The Central Market in Bujumbura is understandably the best market in the country. Prepare for an intense experience and make sure your bargaining skills are up to snuff. Everything from produce, animals (dead and alive), household items, clothing, and handicrafts can be found here.
8) Chutes de Karera
Located in the southeast of the country, the Chutes of Karera are a picturesque series of cascades and waterfalls set in the forest. The waterfalls and pool that they empty into are one of the areas you can swim without fear of bilharzia, common in untreated areas of standing water. Or, just grab a few bottles of Primus (the national beer) and some brochettes and appreciate the beauty of the area, content that you will be one of, if not the only tourist for miles.
9) Rusizi National Park
Located just outside Buj, Rusizi National Park is a must if you’re in the city or country. After a quick 30-minute drive, you’ll arrive at the delta and mouth of the Rusizi River, which empties into Lake Tanganyika. Antelope and hippopotamuses abound and you’ll often find crocodiles lazing on the sandy shores. It’s a great half or full-day excursion from the city.
10) Saga Beach
Just north of the city proper (or still in the limits according to some), you’ll find Saga Beach, one of the best inland beaches in all of Africa. White sand is lapped at by the waves of Lake Tanganyika and bars, restaurants, and resorts are scattered all along the length. Many places have beach bungalows, bars/restaurants built on stilts over the water and one resort, Pinnacle 19, even has a pet chimpanzee roaming the grounds playing with the guard dogs and lucky visitors.
11) Lake Rweru
Another one of Burundi’s lakes, Rweru is as beautiful as any place in the tiny country. A few guesthouses dot the shoreline and rest assured, you’ll likely have the place to yourself. It’s possible to fish or take a small boat out and just spend the day relaxing and appreciating the serenity of the area.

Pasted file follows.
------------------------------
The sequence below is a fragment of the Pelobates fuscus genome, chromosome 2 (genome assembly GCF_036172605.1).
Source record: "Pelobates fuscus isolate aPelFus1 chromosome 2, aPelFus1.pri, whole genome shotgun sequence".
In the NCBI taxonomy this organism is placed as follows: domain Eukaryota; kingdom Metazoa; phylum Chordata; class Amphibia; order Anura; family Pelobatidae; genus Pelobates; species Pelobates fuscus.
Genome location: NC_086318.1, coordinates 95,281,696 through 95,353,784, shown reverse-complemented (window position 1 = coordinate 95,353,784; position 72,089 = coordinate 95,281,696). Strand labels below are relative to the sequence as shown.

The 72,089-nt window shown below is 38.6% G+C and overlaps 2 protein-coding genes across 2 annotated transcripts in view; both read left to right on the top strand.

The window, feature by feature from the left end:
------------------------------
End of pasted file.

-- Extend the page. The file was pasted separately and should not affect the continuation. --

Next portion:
12) Source of the Nile
A few hours south of Bujumbura will take you to Rutovu, a small town in the shadow of Mount Giziki. The southernmost source of the Nile River was discovered by German Burkhart Walkdecker in 1937. A small pyramid was erected soon thereafter and the area is a great way to beat the heat of the city and have a picnic.
13) Intore Performance
An absolute must when visiting Burundi is catching a drumming and dancing performance known as Intore. The traditional dance, chanting, and drumming was originally used to intimidate enemies from a distance in times of Banyarwanda warfare (in both Rwanda and Burundi). Preserved as an integral part of culture, the performances are very theatric and engaging, and usually performed for weddings, cultural events, and now, for tourists as well.
14) Ruvubu National Park
Located on a long stretch of the Ruvubu River, this stretch of natural area is now completely uninhabited by humans and a great place to look for animals. With plenty of elevation and grassland areas, the park is situated in eastern Burundi, along the border with Tanzania. While the park isn’t as abundant with wildlife as its neighbors of Tanzania and Rwanda are, the area still provides a great opportunity to get out of the city and back to nature.
15) Floating Islands of Lake Dogodogo
Situated in the extreme northwest of the country, Lake Dogodogo is famous for its islands that literally float away from you. Hire a local with a dugout canoe and paddle out to one of the many floating reed islands for a unique experience as they aren’t tethered to anything. Definitely one of the cooler activities to do in the country.